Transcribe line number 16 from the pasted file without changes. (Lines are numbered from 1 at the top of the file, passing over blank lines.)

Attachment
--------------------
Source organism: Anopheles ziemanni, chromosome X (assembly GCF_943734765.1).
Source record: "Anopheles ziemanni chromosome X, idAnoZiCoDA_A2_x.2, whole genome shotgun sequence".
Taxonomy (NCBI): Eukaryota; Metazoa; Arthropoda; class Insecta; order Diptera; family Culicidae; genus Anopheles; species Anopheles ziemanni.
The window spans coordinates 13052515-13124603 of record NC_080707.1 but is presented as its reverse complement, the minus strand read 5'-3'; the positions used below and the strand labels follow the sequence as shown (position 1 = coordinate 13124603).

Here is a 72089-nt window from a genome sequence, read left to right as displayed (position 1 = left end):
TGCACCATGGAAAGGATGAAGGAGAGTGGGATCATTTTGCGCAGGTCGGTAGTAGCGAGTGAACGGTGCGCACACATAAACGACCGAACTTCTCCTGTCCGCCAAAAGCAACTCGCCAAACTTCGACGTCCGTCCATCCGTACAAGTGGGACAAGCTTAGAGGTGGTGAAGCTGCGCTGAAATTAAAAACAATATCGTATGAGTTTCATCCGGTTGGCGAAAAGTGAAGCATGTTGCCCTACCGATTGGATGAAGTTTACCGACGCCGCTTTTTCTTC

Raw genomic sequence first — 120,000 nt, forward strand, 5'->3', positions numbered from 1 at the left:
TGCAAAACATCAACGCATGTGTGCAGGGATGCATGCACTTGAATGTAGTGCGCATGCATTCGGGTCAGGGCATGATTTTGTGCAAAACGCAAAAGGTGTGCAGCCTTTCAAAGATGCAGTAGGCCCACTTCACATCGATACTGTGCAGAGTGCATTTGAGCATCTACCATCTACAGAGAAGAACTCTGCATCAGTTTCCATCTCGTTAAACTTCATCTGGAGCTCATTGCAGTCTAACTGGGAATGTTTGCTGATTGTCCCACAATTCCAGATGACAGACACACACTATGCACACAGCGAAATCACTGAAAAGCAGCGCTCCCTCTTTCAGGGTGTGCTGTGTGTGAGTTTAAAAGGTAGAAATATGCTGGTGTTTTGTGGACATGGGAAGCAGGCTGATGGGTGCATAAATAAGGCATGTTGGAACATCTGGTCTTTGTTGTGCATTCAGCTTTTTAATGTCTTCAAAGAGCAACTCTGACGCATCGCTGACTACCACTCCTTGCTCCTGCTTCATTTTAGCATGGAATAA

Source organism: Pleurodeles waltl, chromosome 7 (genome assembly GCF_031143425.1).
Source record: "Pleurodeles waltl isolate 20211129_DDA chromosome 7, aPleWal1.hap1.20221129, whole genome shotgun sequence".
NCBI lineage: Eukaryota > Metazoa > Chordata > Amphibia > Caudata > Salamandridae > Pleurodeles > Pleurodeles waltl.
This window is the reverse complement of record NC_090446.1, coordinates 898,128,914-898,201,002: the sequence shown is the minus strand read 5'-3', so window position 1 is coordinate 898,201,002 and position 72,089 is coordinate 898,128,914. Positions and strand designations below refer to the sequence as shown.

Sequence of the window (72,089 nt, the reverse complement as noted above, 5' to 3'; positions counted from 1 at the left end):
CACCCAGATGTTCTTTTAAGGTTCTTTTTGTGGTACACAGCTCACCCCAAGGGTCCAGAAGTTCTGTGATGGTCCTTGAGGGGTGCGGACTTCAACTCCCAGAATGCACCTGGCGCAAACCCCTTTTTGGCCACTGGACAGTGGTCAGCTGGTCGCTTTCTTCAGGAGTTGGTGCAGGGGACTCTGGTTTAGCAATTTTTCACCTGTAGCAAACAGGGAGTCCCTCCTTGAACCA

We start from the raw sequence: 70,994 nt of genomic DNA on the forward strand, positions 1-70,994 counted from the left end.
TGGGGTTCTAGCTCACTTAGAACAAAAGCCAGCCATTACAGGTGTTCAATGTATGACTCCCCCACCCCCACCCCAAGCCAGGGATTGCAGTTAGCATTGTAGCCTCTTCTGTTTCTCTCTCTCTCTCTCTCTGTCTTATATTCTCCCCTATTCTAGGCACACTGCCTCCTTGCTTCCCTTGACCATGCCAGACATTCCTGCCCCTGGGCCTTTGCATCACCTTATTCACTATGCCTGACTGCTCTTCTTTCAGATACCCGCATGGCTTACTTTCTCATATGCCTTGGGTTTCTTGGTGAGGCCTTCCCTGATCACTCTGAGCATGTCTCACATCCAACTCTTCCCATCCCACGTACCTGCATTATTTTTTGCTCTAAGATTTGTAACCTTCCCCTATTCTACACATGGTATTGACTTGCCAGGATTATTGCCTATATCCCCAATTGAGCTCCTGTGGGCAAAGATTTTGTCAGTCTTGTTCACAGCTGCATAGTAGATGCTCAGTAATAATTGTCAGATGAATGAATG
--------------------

TGGGGTTCTAGCTCACTTAGAACAAAAGCCAGCCATTACAGGTGTTCAATGTATGACTCCCCCACCCCCACCCCAAGCCAGGGATTGCAGTTAGCATTGTAGCCTCTTCTGTTTCTCTCTCTCTCTCTCTCTGTCTTATATTCTCCCCTATTCTAGGCACACTGCCTCCTTGCTTCCCTTGACCATGCCAGACATTCCTGCCCCTGGGCCTTTGCATCACCTTATTCACTATGCCTGACTGCTCTTCTTTCAGATACCCGCATGGCTTACTTTCTCATATGCCTTGGGTTTCTTGGTGAGGCCTTCCCTGATCACTCTGAGCATGTCTCACATCCAACTCTTCCCATCCCACGTACCTGCATTATTTTTTGCTCTAAGATTTGTAACCTTCCCCTATTCTACACATGGTATTGACTTGCCAGGATTATTGCCTATATCCCCAATTGAGCTCCTGTGGGCAAAGATTTTGTCAGTCTTGTTCACAGCTGCATAGTAGATGCTCAGTAATAATTGTCAGATGAATGAATG